Launching at Savage’s Ditch Road will put you in the southern portion of the Rehoboth Bay. Here the waterways weave and cut through the salt marshes making endless route possibilities. Because this area is so close to the inlet, the water is never stagnant which brings in a wide variety of wildlife. You’ll see terrapin, horseshoe crabs, cow nose rays, and many species of shorebirds. To the south, Burton’s Island makes a good destination. You can get out and walk along the beach to look for snails, hermit crabs, jackknife clams, and shells. To the north is a raucous Laughing Gull nesting area and flocks of Brown Pelicans. In either direction the rich salt marsh eco-system is on full display if you take the time to look.

The risky-sounding Savage’s Ditch Road launch site is off of Route 1, four miles south of Dewey Beach. It is an unstaffed state park area with a $10 fee for out-of-state vehicles, $5 for in-state. Low tide is a mudfest so check the tide charts before heading out. To figure the tides for Savage’s Ditch Road add two hours to the tide table from the Indian River Inlet. Once you get the low tide time, give it a wide berth—two hours on either side is usually sufficient.


Isle of Wight (in Ocean City, MD not England):

Note: In a south wind this area is terrible for paddling as it is wide open. Plan accordingly.

Launching at Isle of Wight will put you in the middle of the bay—which bay depends which direction you paddle. To the east and north is Assawoman Bay and to the south and west is Isle of Wight Bay. Circumnavigating Isle of Wight is possible, but it requires a few hours, a trek though tick-infested phragmites, scrambles up and down a road bank, and dragging your kayak across St. Martin’s Neck Road. If that won’t fit in your schedule or isn’t your idea of a relaxing trip, your best bet is to go west once you launch, pass under Route 90, and head to the southern shore of St. Martin’s Neck. You can paddle right up to the Lighthouse Sound Golf Course and heckle the golfers as they tee off on Hole 12. If you’d prefer more solitude, keep heading west. The many tidal creeks offer opportunities to escape to a quiet world where you’ll see herons, eagles, and hubcap-sized snapping turtles.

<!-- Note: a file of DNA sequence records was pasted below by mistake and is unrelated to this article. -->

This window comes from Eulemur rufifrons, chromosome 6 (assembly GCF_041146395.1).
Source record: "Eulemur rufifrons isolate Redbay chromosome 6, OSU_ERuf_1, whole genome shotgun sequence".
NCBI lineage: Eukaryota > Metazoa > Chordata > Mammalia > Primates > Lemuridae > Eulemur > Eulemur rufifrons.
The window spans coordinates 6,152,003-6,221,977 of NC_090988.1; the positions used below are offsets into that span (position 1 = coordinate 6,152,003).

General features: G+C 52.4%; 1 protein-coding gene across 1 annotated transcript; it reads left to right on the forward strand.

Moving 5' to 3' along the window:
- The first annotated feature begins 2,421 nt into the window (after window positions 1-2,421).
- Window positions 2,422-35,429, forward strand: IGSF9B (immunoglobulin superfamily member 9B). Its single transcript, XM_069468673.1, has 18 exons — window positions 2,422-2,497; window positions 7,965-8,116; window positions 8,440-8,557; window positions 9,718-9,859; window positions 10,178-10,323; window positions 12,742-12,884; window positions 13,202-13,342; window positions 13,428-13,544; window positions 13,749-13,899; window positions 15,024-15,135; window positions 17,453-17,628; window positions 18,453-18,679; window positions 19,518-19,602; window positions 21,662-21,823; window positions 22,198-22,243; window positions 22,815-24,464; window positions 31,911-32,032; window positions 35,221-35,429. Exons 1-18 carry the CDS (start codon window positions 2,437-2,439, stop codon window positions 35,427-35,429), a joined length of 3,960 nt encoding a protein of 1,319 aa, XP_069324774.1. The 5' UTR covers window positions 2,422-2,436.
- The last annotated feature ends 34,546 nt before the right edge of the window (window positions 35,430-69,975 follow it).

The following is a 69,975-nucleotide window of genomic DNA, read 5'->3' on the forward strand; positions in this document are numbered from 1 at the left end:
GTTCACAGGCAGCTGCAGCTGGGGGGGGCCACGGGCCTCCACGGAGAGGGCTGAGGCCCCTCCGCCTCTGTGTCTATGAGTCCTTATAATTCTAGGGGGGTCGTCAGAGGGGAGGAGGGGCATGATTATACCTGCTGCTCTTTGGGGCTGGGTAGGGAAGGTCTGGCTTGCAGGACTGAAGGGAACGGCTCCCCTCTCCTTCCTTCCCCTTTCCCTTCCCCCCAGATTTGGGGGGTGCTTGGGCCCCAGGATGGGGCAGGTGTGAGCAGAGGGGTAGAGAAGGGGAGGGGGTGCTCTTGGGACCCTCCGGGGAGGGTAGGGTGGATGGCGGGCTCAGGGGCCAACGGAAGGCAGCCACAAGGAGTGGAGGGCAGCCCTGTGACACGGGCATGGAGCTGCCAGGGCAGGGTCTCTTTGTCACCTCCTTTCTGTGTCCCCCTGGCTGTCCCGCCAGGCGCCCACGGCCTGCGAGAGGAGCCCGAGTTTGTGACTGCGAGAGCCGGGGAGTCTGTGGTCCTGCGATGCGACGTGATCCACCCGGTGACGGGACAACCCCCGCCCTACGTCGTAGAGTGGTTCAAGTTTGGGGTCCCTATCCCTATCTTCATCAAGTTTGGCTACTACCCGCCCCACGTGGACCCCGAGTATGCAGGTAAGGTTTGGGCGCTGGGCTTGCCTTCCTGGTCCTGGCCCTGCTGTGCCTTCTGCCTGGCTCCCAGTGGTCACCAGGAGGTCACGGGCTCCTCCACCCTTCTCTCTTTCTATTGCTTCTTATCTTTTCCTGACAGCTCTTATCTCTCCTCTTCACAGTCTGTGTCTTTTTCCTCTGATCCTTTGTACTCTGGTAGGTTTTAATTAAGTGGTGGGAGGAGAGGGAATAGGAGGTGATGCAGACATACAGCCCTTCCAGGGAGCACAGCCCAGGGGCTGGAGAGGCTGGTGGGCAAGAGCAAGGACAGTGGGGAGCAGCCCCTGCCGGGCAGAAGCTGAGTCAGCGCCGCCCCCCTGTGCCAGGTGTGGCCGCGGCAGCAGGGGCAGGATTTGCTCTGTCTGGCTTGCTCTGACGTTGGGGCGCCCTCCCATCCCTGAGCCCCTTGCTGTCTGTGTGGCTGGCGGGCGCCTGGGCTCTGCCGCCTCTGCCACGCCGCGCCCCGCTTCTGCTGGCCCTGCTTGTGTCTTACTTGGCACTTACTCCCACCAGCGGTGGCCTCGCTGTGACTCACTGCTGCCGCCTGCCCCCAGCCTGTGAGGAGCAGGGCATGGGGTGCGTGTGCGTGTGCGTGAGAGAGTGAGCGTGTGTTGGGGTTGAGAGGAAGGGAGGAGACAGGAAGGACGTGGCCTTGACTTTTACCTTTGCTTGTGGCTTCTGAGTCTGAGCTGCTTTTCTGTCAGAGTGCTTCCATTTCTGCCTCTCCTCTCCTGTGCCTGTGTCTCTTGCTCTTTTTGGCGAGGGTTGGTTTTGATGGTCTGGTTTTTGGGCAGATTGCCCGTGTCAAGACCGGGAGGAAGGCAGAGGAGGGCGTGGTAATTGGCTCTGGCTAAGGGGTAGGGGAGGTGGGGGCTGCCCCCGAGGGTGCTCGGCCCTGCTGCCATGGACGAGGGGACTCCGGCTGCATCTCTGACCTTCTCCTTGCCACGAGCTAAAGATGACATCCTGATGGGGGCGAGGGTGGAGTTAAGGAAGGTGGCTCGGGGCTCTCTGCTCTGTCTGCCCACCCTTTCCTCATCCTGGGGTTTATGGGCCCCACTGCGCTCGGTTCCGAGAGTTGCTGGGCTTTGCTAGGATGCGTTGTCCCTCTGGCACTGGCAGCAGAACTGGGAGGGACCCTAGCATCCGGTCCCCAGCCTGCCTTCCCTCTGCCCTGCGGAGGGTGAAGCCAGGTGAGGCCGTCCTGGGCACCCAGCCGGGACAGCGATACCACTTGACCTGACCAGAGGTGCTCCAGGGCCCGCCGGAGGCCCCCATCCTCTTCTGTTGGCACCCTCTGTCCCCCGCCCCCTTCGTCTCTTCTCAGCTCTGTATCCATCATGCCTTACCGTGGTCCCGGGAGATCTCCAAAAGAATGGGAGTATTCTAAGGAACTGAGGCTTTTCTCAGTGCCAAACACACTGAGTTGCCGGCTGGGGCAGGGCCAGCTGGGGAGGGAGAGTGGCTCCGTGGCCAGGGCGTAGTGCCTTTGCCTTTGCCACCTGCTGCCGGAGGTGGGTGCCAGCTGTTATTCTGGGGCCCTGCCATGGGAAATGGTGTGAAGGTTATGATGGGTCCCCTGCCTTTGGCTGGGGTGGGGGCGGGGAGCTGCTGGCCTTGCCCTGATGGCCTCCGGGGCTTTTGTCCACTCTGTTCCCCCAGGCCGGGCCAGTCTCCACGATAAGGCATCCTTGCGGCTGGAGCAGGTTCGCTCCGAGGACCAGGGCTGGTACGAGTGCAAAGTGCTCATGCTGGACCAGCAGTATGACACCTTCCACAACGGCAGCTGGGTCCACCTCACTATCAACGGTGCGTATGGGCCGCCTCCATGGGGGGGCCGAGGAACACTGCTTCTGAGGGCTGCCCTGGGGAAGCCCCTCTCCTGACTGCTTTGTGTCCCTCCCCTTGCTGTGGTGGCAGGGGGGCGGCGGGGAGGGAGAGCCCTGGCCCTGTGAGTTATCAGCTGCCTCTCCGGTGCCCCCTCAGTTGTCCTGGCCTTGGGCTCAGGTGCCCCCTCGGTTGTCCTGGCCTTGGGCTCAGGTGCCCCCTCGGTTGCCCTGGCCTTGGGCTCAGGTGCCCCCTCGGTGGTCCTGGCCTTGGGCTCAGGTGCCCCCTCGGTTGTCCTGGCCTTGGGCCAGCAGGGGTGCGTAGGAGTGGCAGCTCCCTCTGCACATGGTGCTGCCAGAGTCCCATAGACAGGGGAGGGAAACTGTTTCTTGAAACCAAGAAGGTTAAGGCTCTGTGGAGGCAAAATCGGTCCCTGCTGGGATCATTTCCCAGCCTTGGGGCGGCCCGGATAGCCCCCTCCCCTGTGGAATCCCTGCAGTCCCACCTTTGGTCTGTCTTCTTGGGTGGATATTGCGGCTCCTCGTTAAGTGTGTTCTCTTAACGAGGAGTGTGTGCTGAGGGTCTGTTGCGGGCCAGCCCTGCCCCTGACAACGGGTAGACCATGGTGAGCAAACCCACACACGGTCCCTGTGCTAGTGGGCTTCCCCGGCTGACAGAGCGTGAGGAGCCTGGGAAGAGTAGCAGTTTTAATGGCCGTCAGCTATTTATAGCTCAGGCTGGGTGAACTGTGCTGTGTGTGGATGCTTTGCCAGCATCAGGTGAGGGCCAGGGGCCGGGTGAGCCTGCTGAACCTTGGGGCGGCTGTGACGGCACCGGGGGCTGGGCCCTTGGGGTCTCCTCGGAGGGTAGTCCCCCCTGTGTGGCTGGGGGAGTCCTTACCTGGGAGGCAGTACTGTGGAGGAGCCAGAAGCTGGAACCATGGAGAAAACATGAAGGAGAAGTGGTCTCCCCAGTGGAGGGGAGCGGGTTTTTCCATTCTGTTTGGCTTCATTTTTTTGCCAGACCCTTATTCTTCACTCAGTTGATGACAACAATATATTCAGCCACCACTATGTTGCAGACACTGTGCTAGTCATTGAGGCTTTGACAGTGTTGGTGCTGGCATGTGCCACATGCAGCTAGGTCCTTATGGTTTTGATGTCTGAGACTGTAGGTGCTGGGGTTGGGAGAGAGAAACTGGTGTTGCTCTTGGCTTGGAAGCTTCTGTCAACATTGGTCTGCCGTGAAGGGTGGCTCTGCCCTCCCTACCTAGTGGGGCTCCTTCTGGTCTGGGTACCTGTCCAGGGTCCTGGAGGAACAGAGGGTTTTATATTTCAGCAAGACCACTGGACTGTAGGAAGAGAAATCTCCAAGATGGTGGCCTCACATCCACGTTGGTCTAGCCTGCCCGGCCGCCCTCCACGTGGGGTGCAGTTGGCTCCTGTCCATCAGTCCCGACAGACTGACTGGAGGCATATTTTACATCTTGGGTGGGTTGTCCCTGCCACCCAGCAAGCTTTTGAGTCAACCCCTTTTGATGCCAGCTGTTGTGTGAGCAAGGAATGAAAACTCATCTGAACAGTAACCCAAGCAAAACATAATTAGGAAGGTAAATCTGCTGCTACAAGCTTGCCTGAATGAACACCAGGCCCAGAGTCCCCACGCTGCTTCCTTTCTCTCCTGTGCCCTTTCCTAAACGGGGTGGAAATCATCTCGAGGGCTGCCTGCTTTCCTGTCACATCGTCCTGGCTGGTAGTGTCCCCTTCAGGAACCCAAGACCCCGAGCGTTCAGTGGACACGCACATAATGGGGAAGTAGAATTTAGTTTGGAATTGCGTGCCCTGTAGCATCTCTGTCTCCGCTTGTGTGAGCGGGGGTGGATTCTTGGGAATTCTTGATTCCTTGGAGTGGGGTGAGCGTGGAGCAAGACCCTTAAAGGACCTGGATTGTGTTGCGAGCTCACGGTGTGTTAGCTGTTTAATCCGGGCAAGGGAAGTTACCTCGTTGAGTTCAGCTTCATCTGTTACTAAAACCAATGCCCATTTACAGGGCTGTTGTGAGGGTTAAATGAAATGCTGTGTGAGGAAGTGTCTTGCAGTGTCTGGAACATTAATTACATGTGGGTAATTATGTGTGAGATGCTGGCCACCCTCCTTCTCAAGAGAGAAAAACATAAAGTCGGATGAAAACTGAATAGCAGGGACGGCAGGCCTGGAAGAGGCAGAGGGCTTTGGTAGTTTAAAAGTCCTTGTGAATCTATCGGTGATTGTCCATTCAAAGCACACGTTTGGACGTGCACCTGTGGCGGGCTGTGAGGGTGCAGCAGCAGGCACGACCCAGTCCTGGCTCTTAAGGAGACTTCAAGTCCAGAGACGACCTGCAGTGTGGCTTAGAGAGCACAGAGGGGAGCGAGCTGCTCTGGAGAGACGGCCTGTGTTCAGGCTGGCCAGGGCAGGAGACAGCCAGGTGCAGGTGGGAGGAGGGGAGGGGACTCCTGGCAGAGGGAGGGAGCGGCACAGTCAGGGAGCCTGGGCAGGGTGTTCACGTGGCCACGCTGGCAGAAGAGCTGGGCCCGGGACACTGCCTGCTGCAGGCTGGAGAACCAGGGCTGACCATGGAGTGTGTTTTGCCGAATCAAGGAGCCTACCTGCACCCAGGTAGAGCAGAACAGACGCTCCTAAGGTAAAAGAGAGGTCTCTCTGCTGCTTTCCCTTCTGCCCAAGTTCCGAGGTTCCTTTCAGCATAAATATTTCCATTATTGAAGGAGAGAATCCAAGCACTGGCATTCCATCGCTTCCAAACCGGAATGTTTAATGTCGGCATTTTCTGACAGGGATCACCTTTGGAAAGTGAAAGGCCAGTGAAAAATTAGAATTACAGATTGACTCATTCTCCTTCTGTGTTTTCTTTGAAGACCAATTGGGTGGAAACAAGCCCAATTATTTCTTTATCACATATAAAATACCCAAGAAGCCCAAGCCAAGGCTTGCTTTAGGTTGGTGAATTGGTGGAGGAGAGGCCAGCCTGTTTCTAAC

Isle of Wight is the spot of land that divides the Route 90 bridge in two. The area to the north of Route 90 is a Maryland Wildlife Management Area. The area south of Route 90 is a free public park with a crabbing pier and a non-motorized launching area.

sassafras eagle

Assateague Island National Seashore:

Assateague is about forty-five minutes from Bethany Beach. But having over 30 miles of undeveloped marshes to explore is worth the drive! The best launch is Old Ferry Landing (the rental concession is at Bayside Drive). From Old Ferry Landing you can paddle south through some nice salt marsh cuts. Egging Island is just offshore and can easily be circumnavigated. If you’d like a longer paddle with a destination, the Tingles Island backcountry campsite is only two miles from Old Ferry Landing and makes a nice down and back trip.

Assateague Island National Seashore is at the end of Route 611. The entry fee is $25 per vehicle and is good for a week. 

assateague tour 11

Trap Pond State Park:

Trap Pond is also about 45 minutes from the beach. But it, too, is worth the drive. In the back of the pond, the cypress trees tower over the water trail, filtering the sunlight and creating a peaceful tunnel.

Trap Pond State Park is near Laurel, DE off of Rt. 24. The parking fee for out-of-state vehicles is $8, $4 for in-state (Delaware). The best place to launch at the park is from the boat ramp.

Cypress tour web

These are just a few of many possibilities. If you’ve explored these and are looking for more, stop by and ask us!

by: Jenifer Adams-Mitchell